I’m used to loading the gun with the stock under my arm and pinned against my side with my elbow. I’ve always felt that was a fairly stable position, especially if I’m going to be loading a lot, like in a training class. Having the gun up on my shoulder feels even more stable and it’s less fatiguing.
I can also see what I’m doing. Even if I keep my eyes focused down range, I have a pretty good idea of what’s going on in my peripheral vision. That means I fumble the shells less often. I also have better control of the muzzle. At the range, this automatically points the gun in what is almost always a safe direction. I don’t have to worry about the muzzle wandering up and pointing over the berm. That also means if I have a light on my gun, I have better control of where the light is pointed.
If I need to stop loading and start shooting, I can actually fire from this position. This is essentially the same as the close quarters short stocking position that I covered in a video a while back.
We did a lot of moving and shooting at the Thunderstick Summit with an emphasis on controlling your muzzle position at all times, and also loading the gun on the move. Violin loading had some huge benefits there.
As far as disadvantages – honestly, I haven’t found any that are that major. If I’m in an upper story of a building and I’ve got people below me, I may not want to point the muzzle down – I might want to use a muzzle-forward technique in that case. Violin loading is probably not the best position to use if I just need to get a single round in the gun as quickly as possible. If I’m topping off the tube with one shell, or if I’ve got an empty gun and I just need to port load one and fire, I’ll probably just keep the gun shouldered. If I want to stay consistent with which hand is doing what, I can use my strong hand for loading without breaking my shoulder mount. I just cant the gun about 45 degrees.
If you’re using a sidesaddle, this reload almost requires you to have all your shells oriented brass-down. For a lot of shell holders, the shells will work their way loose if they’re in there brass-down. To avoid that, I recommend the Quick Detach carrier from Aridus Industries or the velcro shell cards from Vang Comp Systems or from EssTac. I’ve never had the shells come out of any of those carriers when I didn’t want them to.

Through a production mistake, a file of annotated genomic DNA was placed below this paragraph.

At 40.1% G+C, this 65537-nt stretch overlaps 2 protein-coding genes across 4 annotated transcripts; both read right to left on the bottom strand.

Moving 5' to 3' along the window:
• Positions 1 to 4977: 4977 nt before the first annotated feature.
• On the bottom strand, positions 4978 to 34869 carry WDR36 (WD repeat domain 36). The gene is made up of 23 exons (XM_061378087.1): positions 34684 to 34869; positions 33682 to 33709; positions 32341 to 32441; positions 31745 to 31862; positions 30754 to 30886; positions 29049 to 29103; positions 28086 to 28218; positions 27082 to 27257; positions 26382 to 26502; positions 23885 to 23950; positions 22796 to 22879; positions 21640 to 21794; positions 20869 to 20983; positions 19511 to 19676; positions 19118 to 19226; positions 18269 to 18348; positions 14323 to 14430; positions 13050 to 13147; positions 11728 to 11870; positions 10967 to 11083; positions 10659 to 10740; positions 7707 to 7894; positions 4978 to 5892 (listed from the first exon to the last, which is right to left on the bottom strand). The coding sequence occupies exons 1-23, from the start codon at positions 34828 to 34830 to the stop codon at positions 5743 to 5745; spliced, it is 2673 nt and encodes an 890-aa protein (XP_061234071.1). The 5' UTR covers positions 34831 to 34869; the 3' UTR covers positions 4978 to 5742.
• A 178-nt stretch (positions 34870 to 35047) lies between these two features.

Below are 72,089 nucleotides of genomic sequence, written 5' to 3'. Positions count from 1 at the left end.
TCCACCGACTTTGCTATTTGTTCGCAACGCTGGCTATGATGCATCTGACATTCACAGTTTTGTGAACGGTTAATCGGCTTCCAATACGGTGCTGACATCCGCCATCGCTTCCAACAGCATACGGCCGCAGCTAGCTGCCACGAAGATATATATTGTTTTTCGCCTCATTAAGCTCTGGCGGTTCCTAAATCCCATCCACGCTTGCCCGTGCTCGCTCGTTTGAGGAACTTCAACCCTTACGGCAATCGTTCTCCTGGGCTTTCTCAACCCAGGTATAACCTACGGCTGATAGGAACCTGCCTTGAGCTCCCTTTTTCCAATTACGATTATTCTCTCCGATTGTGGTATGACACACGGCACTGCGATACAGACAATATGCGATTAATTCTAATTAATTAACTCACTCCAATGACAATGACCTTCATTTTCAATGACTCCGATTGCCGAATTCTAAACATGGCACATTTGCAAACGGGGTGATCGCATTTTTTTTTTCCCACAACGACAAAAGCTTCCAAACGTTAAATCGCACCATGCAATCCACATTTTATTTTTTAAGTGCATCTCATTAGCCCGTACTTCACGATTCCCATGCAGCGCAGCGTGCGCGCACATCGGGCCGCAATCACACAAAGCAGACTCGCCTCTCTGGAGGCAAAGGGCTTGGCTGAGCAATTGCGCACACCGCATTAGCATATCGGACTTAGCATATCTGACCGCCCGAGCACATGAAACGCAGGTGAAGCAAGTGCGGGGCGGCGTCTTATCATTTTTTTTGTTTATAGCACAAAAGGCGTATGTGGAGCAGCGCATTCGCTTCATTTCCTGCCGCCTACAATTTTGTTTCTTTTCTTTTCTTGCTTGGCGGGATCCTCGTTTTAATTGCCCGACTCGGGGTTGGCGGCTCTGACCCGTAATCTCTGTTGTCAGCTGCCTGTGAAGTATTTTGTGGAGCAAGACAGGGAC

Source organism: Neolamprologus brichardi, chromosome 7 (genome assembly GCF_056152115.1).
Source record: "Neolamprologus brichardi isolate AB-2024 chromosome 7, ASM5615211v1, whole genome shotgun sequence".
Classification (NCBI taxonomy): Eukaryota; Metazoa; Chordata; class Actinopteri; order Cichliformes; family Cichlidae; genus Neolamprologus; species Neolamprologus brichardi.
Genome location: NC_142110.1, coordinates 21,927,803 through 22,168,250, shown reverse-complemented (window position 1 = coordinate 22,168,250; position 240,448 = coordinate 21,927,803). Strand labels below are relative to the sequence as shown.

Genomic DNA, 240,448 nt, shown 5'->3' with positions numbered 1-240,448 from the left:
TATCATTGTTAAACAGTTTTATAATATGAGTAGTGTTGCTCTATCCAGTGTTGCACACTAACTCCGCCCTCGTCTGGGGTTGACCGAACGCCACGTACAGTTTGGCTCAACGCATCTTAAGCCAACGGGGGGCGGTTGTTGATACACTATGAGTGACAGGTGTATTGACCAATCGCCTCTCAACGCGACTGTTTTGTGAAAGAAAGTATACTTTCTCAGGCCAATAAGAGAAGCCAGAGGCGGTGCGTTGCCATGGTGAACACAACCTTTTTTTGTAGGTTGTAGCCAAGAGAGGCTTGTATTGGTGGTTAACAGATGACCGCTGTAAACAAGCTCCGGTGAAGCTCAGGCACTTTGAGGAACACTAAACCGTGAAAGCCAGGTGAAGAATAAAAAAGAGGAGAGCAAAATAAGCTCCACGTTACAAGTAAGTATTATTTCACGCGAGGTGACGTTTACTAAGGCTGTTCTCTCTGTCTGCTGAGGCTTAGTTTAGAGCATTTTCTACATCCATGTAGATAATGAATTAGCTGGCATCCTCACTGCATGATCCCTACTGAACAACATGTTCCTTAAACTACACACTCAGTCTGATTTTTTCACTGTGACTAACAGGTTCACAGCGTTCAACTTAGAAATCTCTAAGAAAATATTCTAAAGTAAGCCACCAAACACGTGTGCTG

Now, to get back to reality, this is all fairly academic, at least in a defensive context. Reloading a shotgun in the middle of a fight is just not a thing that happens. Shotguns almost always do what we need them to do with one or two shells. With buckshot or slugs and anything approaching decent shot placement, reloading is basically irrelevant. But for those of us who like to nerd out on shotguns and prepare for implausible worst case scenarios, this is the kind of thing we talk about for fun.
I do think the violin reload might be worth considering if you’re teaching people defensive shotgun skills. It may not be a priority skill for emergency use, but at the range, we have to reload anyway, so we may as well do it efficiently. Having at least one loading technique you’re comfortable with also builds confidence in gun handling, and tends to makes you a safer shooter to be around.
At the Thunderstick Summit, Darryl Bolke mentioned that he’s been teaching this technique to his intro level shotgun classes lately and people have been picking it up very quickly. It seems to work especially well for students with a background in more traditional shotgun sports like bird hunting and clay shooting. Like I said earlier, it’s also very stable, it’s easier to see what you’re doing, and gives you better control of the muzzle – all things that are beneficial when teaching someone who’s new to running a shotgun this way.
Guys, I hope you found some of this helpful, or at least interesting. If not, please accept this important life tip as a consolation prize: Don’t store fresh, uncut tomatoes in the refrigerator. They will lose their flavor and get mushy. Don’t store your ammo in the fridge, either. Keep it in a cool, dry place, and always buy it from us with lightning fast shipping at LuckyGunner.com.